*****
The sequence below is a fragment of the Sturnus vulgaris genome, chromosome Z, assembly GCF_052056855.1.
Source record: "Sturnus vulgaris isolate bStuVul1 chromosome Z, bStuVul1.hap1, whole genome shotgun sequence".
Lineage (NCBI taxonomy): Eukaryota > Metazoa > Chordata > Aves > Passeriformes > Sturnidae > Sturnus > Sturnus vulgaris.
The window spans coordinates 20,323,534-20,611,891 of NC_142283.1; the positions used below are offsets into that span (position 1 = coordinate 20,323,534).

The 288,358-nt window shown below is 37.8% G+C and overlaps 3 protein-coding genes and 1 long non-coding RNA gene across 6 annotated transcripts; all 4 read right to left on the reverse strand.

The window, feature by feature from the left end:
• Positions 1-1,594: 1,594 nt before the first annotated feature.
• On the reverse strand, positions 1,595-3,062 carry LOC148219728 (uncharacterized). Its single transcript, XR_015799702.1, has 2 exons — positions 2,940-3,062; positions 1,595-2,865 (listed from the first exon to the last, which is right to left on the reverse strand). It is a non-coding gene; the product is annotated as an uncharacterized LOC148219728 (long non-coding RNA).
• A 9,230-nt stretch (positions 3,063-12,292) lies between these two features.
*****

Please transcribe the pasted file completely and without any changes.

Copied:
The sequence below is a fragment of the Sturnus vulgaris genome, chromosome Z, assembly GCF_052056855.1.
Source record: "Sturnus vulgaris isolate bStuVul1 chromosome Z, bStuVul1.hap1, whole genome shotgun sequence".
Lineage (NCBI taxonomy): Eukaryota > Metazoa > Chordata > Aves > Passeriformes > Sturnidae > Sturnus > Sturnus vulgaris.
The window spans coordinates 20,323,534-20,611,891 of NC_142283.1; the positions used below are offsets into that span (position 1 = coordinate 20,323,534).

The 288,358-nt window shown below is 37.8% G+C and overlaps 3 protein-coding genes and 1 long non-coding RNA gene across 6 annotated transcripts; all 4 read right to left on the reverse strand.

The window, feature by feature from the left end:
• Positions 1-1,594: 1,594 nt before the first annotated feature.
• On the reverse strand, positions 1,595-3,062 carry LOC148219728 (uncharacterized). Its single transcript, XR_015799702.1, has 2 exons — positions 2,940-3,062; positions 1,595-2,865 (listed from the first exon to the last, which is right to left on the reverse strand). It is a non-coding gene; the product is annotated as an uncharacterized LOC148219728 (long non-coding RNA).
• A 9,230-nt stretch (positions 3,063-12,292) lies between these two features.